An ode to Harlem developed in Philly
The Negro Ensemble Company, of New York, came to Penn Live Arts in West Philadelphia to develop its new play about gentrification.Listen 1:27
“Mecca is Burning,” by the Negro Ensemble Company of New York and presented by Penn Live Arts on the campus of the University of Pennsylvania, is a dramatization of the love, anger, and sorrow surrounding the gentrification of Harlem, told through four different, interlocking stories.
It opens with a character lamenting the cultural loss of his childhood neighborhood.
“It’s not just legacy and history: It is our legacy. Harlem is our Mecca,” said actor Ben Rowe in the opening monologue. “It’s where politicians stood up and spoke up for our rights. It’s where artists were true to the times because it was on everybody’s mind.”
“Harlem was once considered the Mecca for African Americans,” said playwright Cris Eli Blak. “It was where you could come and be an artist. You could come and be a professional. It was really this safe haven, this urban holy land for African Americans at one time.”
“But if you look at Harlem now, it’s a completely different place,” he said.
As the neighborhood continues its decades-long trend of gentrification, Blak says Harlem is moving further and further away from its roots as a cauldron of Black culture.
“It’s gotten to the point where the people who built it, the people who considered it that sacred land, can no longer afford it and are being pushed out,” he said.
Blak is one of four playwrights contributing to “Mecca is Burning,” each penning a different story about one of four families living in four apartments in a Harlem building. Each story is independent of the others, until a catastrophic event connects them all.
Karen Brown, the artistic director of NEC and director of this play, doesn’t want to spoil the plot.
“It is a situation that endangers them,” she said when asked to explain. “How about that?”
The Negro Ensemble Company is a legacy Black theater company in the United States, founded in New York City in 1967 in the midst of the Black Arts Movement, with a mission to develop and nurture new Black voices in American theater, including August Wilson and Charles Fuller. NEC won a Pulitzer Prize for its premiere production of Fuller’s “A Soldier’s Play” in 1981.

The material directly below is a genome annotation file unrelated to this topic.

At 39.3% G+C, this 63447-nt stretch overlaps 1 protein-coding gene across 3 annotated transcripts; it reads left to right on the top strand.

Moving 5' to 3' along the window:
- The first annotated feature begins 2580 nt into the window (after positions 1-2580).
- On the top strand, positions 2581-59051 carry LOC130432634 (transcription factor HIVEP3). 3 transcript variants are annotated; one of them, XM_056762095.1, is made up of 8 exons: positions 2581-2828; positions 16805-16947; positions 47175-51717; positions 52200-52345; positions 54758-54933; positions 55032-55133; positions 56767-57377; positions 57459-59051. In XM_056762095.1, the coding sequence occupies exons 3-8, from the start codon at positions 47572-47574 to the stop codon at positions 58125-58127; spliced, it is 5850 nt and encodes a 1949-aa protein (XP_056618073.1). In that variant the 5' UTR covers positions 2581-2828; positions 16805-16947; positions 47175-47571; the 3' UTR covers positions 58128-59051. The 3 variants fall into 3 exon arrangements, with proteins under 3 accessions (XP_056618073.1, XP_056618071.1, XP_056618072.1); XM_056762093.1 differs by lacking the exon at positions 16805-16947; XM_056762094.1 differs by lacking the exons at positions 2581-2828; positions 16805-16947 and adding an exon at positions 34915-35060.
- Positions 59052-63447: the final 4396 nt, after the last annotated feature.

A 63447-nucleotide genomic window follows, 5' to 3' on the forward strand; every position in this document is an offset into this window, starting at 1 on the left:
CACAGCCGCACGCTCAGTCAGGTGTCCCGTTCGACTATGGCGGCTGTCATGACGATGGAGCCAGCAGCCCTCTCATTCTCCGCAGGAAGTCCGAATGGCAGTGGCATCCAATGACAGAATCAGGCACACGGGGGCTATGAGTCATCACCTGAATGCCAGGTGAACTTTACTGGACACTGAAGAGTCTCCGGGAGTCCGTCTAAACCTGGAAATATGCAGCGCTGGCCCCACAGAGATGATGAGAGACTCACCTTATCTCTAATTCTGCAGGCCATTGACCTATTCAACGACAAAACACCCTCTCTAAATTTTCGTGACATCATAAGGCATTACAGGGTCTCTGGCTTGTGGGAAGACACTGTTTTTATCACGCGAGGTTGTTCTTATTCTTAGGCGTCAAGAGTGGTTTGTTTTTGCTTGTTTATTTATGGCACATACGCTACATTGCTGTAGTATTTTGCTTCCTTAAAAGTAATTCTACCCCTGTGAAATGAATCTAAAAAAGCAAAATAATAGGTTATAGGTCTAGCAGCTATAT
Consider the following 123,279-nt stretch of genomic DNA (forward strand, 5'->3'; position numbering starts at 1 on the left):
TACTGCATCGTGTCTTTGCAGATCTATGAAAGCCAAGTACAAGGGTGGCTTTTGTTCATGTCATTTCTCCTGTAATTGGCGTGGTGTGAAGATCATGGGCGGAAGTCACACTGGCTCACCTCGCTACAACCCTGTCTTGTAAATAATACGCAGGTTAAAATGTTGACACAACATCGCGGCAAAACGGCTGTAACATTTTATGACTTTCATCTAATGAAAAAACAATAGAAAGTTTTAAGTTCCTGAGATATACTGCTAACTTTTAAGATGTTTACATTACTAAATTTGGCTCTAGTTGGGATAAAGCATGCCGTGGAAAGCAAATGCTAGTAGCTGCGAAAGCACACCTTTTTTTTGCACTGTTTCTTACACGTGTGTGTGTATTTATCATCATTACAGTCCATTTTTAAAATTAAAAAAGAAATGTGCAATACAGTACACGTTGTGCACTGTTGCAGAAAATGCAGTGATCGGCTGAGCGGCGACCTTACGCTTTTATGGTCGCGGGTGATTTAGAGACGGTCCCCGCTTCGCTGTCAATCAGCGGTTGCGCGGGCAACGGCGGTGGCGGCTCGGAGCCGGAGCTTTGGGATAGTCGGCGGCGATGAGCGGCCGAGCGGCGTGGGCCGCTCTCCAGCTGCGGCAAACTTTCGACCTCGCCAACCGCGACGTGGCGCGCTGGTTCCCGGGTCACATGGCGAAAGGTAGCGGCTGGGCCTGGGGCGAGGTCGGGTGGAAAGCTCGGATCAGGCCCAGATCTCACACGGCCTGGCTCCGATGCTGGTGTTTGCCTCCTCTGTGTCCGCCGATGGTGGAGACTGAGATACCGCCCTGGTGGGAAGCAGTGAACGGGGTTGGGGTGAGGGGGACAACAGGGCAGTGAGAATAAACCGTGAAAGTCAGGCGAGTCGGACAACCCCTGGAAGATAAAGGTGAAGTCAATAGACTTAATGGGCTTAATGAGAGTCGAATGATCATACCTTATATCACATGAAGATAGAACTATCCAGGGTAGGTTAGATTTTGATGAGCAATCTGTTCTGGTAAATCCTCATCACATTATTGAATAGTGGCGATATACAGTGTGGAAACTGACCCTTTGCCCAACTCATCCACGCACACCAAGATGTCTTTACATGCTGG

It was around the same time and with similar impetus the Freedom Theater (now the New Freedom Theater) was founded in Philadelphia in 1966.
Last year, the NEC was invited by Penn Live Arts to develop “Mecca is Burning” while in residence on the Penn campus. Last fall the company presented an evening of one-act plays at the Annenberg, and worked with professors on campus to hold theater workshops for students.
The residency is part of Penn Live Arts 50th anniversary season. Christopher Gruits, the artistic director of Penn Live Arts, brought in NEC to deepen the organization’s commitment to artists of color, which he said is one of the planks of the organization’s founding.
“So much of what we try to do through these programs is generate dialogue and understanding,” Gruits said. “When you come into a theater, you’re in kind of a third space. You’re not at work, you’re not at home. You’re hopefully pretty open-minded and able to receive messages or stories that help you understand a different community.”
“For marginalized communities, that platform, that opportunity to tell a story so that a very diverse range of people in attendance can understand their perspective is super, super valuable,” he said.
The play came together fairly quickly as the writers sent in their stories over the last couple months and the company shaped them together into a cohesive script.
Blak admits he was the last to turn in his copy.
“There are kids who do their homework on Friday night, and there are kids who do their homework Monday on the bus,” he said. “I definitely did mine Monday on the bus.”
Part of the residency at Penn Live Arts was a guarantee that the play, however it came out, would be staged at the Annenberg Center, which lit a fire under the company.
“That’s a huge motivator and a huge push,” Blak said. “Usually when you write a show, you sit down, you write it, and you kind of just hope that it goes someplace. But we knew where it was going.”
The accelerated timeline of the production allows the story to pick up topical issues that are part of the immediate national conversation around race, including arguments surrounding critical race theory and the erosion of voting rights.
“They are attempting to take slavery out of the history books. It never happened. The civil rights. It never happened. Voting rights, things limiting the power of a bloc of African Americans because it becomes a powerful voting bloc,” Brown said. “Whatever limited steps have been gained, the erosion of those steps amounts to a disenfranchisement of African Americans.”
For Blak, those issues give the play its crucial energy.
“Theater, in my opinion, should be inherently political,” he said. “Not necessarily political as in this side or that side, but political in the sense of this is what’s going on outside these doors. Movies do a great job of letting us escape. Theater, at its best, makes us sit down and watch a reflection of ourselves.”
“Mecca is Burning” will be performed at the Annenberg Center for the Performing Arts through Saturday. Brown said she is close to booking the play in a New York venue, likely later this spring.
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